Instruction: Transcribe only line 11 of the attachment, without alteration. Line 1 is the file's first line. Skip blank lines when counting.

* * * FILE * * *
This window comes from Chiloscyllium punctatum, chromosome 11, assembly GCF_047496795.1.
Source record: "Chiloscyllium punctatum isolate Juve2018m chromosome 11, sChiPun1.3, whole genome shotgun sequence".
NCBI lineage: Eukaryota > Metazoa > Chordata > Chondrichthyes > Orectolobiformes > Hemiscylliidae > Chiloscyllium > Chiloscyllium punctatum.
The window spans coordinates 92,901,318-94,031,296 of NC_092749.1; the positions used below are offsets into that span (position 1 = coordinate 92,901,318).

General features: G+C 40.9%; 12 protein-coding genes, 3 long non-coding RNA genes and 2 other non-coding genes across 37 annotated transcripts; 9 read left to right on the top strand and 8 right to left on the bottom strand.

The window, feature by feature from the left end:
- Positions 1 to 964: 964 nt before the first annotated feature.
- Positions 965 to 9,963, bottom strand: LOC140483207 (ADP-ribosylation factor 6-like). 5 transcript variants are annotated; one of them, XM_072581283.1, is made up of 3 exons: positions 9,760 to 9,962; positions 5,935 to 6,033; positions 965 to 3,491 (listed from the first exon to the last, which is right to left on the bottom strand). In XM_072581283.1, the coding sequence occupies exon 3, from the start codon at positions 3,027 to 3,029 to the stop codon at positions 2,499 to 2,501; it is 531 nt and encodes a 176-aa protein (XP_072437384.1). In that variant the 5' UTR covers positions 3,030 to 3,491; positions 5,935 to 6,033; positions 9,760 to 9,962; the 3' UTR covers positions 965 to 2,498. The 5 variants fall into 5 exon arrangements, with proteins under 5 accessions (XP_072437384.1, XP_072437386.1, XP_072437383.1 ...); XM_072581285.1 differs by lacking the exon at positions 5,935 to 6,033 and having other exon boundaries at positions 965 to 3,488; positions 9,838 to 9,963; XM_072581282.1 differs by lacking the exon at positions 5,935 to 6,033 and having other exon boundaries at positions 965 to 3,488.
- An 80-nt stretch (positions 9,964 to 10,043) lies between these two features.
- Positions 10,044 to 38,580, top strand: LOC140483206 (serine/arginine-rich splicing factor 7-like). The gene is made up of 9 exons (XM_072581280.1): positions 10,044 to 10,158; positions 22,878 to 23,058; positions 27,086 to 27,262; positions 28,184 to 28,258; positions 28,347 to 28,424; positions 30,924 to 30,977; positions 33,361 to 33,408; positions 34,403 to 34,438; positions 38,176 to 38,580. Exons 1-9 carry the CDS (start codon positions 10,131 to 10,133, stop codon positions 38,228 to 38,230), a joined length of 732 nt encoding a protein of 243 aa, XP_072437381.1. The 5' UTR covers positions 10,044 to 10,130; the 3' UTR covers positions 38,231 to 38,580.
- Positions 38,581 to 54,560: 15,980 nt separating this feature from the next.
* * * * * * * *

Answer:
- Positions 38,581 to 54,560: 15,980 nt separating this feature from the next.